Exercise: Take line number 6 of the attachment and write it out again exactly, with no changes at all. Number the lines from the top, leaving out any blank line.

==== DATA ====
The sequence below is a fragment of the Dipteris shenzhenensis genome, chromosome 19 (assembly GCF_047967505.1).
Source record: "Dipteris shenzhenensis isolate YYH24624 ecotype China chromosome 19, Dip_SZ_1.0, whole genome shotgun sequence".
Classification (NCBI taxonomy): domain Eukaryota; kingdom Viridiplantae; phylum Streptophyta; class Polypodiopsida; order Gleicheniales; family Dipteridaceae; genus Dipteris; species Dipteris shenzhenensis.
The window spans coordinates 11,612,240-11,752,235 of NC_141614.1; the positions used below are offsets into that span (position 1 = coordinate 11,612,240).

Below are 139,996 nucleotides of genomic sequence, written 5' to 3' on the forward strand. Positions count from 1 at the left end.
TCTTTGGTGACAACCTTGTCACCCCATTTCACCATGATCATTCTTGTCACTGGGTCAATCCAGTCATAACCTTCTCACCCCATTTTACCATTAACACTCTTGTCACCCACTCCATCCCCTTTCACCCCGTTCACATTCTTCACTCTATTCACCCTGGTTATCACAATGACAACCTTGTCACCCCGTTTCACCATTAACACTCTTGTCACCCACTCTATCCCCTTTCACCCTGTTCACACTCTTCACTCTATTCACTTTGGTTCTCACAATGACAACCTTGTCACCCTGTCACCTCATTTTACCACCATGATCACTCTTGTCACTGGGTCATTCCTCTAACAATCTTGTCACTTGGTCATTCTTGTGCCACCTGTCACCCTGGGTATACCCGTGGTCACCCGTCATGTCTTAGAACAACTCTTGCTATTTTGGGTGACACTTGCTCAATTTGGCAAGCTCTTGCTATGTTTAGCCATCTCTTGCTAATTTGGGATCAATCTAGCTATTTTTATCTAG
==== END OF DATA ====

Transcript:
TCTTTGGTGACAACCTTGTCACCCCATTTCACCATGATCATTCTTGTCACTGGGTCAATCCAGTCATAACCTTCTCACCCCATTTTACCATTAACACTCTTGTCACCCACTCCATCCCCTTTCACCCCGTTCACATTCTTCACTCTATTCACCCTGGTTATCACAATGACAACCTTGTCACCCCGTTTCACCATTAACACTCTTGTCACCCACTCTATCCCCTTTCACCCTGTTCACACTCTTCACTCTATTCACTTTGGTTCTCACAATGACAACCTTGTCACCCTGTCACCTCATTTTACCACCATGATCACTCTTGTCACTGGGTCATTCCTCTAACAATCTTGTCACTTGGTCATTCTTGTGCCACCTGTCACCCTGGGTATACCCGTGGTCACCCGTCATGTCTTAGAACAACTCTTGCTATTTTGGGTGACACTTGCTCAATTTGGCAAGCTCTTGCTATGTTTAGCCATCTCTTGCTAATTTGGGATCAATCTAGCTATTTTTATCTAG